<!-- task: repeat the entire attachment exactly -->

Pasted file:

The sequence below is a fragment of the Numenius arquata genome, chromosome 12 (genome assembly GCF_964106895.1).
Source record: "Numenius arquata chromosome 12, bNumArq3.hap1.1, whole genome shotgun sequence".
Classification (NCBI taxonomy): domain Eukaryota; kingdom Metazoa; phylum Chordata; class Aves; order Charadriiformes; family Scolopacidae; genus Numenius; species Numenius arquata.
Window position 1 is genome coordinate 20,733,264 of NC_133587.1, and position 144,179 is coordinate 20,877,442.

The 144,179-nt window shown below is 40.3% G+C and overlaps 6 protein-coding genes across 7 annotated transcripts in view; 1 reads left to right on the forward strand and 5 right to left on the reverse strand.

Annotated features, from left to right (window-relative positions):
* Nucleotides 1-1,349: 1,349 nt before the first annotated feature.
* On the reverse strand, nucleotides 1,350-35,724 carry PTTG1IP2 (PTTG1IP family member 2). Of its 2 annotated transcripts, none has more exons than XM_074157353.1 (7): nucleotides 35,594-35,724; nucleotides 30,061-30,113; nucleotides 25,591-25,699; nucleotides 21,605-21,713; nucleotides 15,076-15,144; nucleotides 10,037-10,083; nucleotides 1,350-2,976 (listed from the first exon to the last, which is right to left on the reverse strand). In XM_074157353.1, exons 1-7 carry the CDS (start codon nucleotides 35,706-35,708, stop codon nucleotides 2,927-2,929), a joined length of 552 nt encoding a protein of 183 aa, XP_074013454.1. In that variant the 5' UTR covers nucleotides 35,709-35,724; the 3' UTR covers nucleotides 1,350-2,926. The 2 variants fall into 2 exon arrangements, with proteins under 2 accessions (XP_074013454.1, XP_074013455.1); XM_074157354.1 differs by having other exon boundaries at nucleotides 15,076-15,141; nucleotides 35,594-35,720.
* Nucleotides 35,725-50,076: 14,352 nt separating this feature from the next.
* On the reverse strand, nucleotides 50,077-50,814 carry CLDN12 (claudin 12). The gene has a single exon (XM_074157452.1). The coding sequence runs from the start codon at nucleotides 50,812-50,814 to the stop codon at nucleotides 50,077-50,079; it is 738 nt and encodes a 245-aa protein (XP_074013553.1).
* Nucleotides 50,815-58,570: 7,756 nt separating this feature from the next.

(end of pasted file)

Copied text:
The sequence below is a fragment of the Numenius arquata genome, chromosome 12 (genome assembly GCF_964106895.1).
Source record: "Numenius arquata chromosome 12, bNumArq3.hap1.1, whole genome shotgun sequence".
Classification (NCBI taxonomy): domain Eukaryota; kingdom Metazoa; phylum Chordata; class Aves; order Charadriiformes; family Scolopacidae; genus Numenius; species Numenius arquata.
Window position 1 is genome coordinate 20,733,264 of NC_133587.1, and position 144,179 is coordinate 20,877,442.

The 144,179-nt window shown below is 40.3% G+C and overlaps 6 protein-coding genes across 7 annotated transcripts in view; 1 reads left to right on the forward strand and 5 right to left on the reverse strand.

Annotated features, from left to right (window-relative positions):
* Nucleotides 1-1,349: 1,349 nt before the first annotated feature.
* On the reverse strand, nucleotides 1,350-35,724 carry PTTG1IP2 (PTTG1IP family member 2). Of its 2 annotated transcripts, none has more exons than XM_074157353.1 (7): nucleotides 35,594-35,724; nucleotides 30,061-30,113; nucleotides 25,591-25,699; nucleotides 21,605-21,713; nucleotides 15,076-15,144; nucleotides 10,037-10,083; nucleotides 1,350-2,976 (listed from the first exon to the last, which is right to left on the reverse strand). In XM_074157353.1, exons 1-7 carry the CDS (start codon nucleotides 35,706-35,708, stop codon nucleotides 2,927-2,929), a joined length of 552 nt encoding a protein of 183 aa, XP_074013454.1. In that variant the 5' UTR covers nucleotides 35,709-35,724; the 3' UTR covers nucleotides 1,350-2,926. The 2 variants fall into 2 exon arrangements, with proteins under 2 accessions (XP_074013454.1, XP_074013455.1); XM_074157354.1 differs by having other exon boundaries at nucleotides 15,076-15,141; nucleotides 35,594-35,720.
* Nucleotides 35,725-50,076: 14,352 nt separating this feature from the next.
* On the reverse strand, nucleotides 50,077-50,814 carry CLDN12 (claudin 12). The gene has a single exon (XM_074157452.1). The coding sequence runs from the start codon at nucleotides 50,812-50,814 to the stop codon at nucleotides 50,077-50,079; it is 738 nt and encodes a 245-aa protein (XP_074013553.1).
* Nucleotides 50,815-58,570: 7,756 nt separating this feature from the next.